Demographic and Economic Drivers of Change-Future of Jobs Report 2016-WEF

The Future of Jobs 2016 Report of the World Economic Forum (Forum) ranked the following list of world trends as having significant impact on the jobs of millions of people around the world. They are ranked in order from top to bottom as per the report. Papua New Guinea as a developing nation and relies heavily on imports, these developments are worth taking note of.

1: Changing work environments and flexible working arrangements

New technologies are enabling workplace innovations such as remote working, co-working spaces and teleconferencing. Organizations are likely to have an ever-smaller pool of core full-time employees for fixed functions, backed up by colleagues in other countries and external consultants and contractors for specific projects

2: Rise of the middle class in emerging markets.

The world’s economic center of gravity is shifting towards the emerging world. By 2030, Asia is projected to account for 66% of the global middle-class and for 59% of middle-class consumption

3: Climate change, natural resource constraints and the transition to a greener economy

Climate change is a major driver of innovation, as organizations search for measures to mitigate or help adjust to its effects. Yet as global economic growth continues to lead to demand for natural resources and raw materials, over-exploitation implies higher extraction costs and degradation of ecosystems.

4: Rising geopolitical volatility

The geopolitical landscape is constantly changing, with far-reaching implications for global trade and talent mobility, requiring industries such as Oil and Gas or Aviation and Tourism to react and adapt faster than ever before.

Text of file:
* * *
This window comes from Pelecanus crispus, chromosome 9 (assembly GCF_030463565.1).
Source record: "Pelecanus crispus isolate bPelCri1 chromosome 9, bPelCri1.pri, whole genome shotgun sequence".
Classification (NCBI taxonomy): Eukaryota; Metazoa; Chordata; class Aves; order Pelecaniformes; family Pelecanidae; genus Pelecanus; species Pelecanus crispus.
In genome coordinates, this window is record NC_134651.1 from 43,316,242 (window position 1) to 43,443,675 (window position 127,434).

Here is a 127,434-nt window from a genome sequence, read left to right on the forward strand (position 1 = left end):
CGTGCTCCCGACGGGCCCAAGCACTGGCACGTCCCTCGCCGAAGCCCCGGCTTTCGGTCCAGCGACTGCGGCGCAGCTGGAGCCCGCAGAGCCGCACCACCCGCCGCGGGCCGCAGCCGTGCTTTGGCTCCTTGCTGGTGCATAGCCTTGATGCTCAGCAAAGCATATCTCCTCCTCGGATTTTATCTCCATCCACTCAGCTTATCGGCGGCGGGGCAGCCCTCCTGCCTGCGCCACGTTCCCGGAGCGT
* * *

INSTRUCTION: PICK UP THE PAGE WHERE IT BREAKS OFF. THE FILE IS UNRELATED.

5: New consumer concerns about ethical and privacy issues

In many economies consumers are increasingly concerned about a range of issues related to their purchasing decisions: carbon footprint; impact on the environment; food safety; labor standards; animal welfare; and a company’s record on ethical trade. Additionally, internet users have increasingly become aware of issues around data security and online privacy

6: Longevity and ageing societies

Over the next decade, advanced economies will see the effects of an ageing population. Increasingly, people will work past age 65 to secure adequate resources for retirement. At the same time, serving the needs of an older society will create opportunities for new products, services and business models.

7: Young demographics in emerging markets

Much of the developing world is experiencing rapid population growth and faces a very different demographic challenge than advanced economies: devising appropriate education and training systems to prepare an overwhelmingly young population for the workplace. Leading emerging nations continue to move up the skills ladder and improve access to high-quality education, contributing to a dramatic rise in the number of the college-educated and a shift in the global distribution of talent.

8: Women’s rising aspirations and economic power

Women have made significant gains in labor force participation and educational attainment, resulting in an increasingly important role in the economy as both consumers and employees. As a market, women will account for US$ 5 trillion additional consumer spending and more than two thirds of global disposable income over the next decade

9: Rapid urbanization

The world’s urban population is set to double between 2010 and 2050, from 2.6 billion to 5.2 billion. This rapid and unprecedented pace of urbanization, especially in markets such as China and Sub-Saharan Africa, brings with it many opportunities as well as challenges.